The Christian politics of identity and the making of race in the German welfare state

Lewicki, Aleksandra (2021) The Christian politics of identity and the making of race in the German welfare state. Sociology. pp. 1-17. ISSN 0038-0385

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Abstract

The Christian Caritas and Diakonie are Germany’s largest welfare providers. They currently recruit abroad and in refugee shelters to fill staffing shortages in care. Yet, they also seek to preserve their organisations’ Christian identity. Drawing on interviews with facility managers, my research explores how these initiatives shape institutional life in care homes. Specifically, I examine meanings attributed to conversion, notably in relation to Muslim staff. My analysis shows that Christians, nominal (‘by heritage’) or observant, are seen to ‘naturally embody’ care ethics and have privileged access to permanent contracts and leadership positions. The churches’ politics of identity, I argue, racializes affiliation with Christianity into a category of belonging naturally inhabited by some, and only potentially – and always debatably – attainable for others. The analysis feeds into controversies about conversion in the sociology of race and extends scholarship on identity politics beyond its usual focus on minority or far-right activism.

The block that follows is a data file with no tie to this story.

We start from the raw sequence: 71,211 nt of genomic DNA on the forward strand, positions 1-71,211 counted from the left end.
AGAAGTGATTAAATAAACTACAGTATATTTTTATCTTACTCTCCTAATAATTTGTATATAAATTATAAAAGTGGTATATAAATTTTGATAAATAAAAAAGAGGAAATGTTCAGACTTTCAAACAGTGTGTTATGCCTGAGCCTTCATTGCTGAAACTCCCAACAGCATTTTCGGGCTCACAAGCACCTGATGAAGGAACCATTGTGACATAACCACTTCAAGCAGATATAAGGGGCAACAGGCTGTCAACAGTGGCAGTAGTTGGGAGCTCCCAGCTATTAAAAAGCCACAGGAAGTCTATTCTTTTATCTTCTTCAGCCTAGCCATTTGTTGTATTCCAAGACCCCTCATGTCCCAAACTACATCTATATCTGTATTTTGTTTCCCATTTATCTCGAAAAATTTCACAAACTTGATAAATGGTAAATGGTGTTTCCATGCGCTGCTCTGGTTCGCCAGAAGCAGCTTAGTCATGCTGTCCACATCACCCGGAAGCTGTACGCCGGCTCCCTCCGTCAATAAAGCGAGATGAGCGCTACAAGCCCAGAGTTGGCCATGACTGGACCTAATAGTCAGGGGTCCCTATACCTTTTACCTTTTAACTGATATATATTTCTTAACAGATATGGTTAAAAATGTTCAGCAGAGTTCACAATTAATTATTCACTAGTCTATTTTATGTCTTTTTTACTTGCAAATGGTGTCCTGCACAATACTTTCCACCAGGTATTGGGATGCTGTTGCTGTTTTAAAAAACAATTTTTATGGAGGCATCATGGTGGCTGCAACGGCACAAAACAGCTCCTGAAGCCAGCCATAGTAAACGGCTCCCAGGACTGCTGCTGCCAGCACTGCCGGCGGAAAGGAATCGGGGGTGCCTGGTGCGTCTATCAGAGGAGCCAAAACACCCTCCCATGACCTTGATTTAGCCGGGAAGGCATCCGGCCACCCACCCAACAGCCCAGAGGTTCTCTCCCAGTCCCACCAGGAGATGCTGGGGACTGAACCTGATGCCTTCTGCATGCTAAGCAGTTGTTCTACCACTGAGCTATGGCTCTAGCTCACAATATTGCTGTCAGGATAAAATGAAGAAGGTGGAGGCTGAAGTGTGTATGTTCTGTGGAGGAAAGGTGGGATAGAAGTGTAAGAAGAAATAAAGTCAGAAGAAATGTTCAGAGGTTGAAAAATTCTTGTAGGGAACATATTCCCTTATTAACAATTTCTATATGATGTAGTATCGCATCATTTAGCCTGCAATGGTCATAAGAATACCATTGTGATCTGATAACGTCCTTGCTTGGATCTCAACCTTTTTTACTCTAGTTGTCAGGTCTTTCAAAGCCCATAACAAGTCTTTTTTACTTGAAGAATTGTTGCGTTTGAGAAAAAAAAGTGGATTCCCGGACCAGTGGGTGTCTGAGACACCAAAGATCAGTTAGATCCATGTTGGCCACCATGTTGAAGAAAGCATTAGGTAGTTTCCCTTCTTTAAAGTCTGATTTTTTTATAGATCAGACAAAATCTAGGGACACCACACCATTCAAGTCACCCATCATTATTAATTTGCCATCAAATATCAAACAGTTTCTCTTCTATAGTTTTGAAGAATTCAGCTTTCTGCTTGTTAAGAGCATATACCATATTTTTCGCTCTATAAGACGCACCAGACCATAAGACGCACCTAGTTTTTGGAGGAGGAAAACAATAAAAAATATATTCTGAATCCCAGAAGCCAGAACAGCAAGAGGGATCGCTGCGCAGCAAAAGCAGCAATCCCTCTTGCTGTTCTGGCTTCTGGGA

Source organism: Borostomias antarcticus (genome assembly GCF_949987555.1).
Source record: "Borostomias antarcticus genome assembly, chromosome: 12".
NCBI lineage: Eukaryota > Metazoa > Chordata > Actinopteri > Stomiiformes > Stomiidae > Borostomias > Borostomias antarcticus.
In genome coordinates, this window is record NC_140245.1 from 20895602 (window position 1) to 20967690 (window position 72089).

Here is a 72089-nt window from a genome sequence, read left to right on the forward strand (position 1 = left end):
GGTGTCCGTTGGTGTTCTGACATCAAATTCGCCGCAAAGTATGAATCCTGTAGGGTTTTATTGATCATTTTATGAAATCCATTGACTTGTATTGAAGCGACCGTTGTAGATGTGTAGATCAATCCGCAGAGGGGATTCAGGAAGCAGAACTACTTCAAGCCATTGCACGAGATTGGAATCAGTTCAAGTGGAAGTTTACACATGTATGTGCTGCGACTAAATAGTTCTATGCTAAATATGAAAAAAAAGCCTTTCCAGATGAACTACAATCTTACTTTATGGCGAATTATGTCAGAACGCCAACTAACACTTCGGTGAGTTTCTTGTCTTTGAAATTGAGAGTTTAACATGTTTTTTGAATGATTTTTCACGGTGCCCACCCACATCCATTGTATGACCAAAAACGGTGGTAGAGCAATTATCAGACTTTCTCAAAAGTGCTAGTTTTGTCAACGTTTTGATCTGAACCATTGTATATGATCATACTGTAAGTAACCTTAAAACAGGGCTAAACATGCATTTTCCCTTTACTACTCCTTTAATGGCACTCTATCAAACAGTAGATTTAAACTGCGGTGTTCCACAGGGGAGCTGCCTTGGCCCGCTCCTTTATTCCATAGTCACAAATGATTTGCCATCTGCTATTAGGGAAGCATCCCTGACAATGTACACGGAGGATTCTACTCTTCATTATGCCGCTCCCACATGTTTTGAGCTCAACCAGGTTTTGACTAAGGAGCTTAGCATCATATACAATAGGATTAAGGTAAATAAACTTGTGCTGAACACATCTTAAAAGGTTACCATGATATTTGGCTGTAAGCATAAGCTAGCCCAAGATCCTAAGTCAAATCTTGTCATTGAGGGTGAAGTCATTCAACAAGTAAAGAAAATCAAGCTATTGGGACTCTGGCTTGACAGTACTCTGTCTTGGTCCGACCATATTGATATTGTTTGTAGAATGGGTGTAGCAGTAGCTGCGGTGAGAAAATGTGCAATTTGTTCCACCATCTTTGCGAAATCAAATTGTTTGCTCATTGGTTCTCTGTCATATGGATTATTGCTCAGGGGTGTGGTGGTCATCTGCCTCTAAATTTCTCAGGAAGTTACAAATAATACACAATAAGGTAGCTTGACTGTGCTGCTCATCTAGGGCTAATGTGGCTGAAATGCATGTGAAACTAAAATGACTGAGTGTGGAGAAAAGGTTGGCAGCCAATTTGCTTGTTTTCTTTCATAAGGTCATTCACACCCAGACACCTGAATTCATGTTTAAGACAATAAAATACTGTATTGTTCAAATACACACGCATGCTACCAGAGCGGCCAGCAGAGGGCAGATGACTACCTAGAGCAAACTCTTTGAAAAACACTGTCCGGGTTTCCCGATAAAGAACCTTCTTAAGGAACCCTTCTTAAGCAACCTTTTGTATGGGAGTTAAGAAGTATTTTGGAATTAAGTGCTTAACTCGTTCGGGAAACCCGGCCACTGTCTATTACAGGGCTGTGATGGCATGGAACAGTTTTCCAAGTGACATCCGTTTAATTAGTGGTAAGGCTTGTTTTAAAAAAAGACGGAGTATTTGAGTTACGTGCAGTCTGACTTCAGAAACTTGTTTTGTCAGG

Item Type: Article
Keywords: Care Work, Christianity, Race, Identity Politics, Islamophobia, Welfare Race
Schools and Departments: School of Law, Politics and Sociology > Sociology
SWORD Depositor: Mx Elements Account
Depositing User: Mx Elements Account
Date Deposited: 11 Mar 2021 08:16
Last Modified: 30 Apr 2021 07:01
URI: http://sro.sussex.ac.uk/id/eprint/97727

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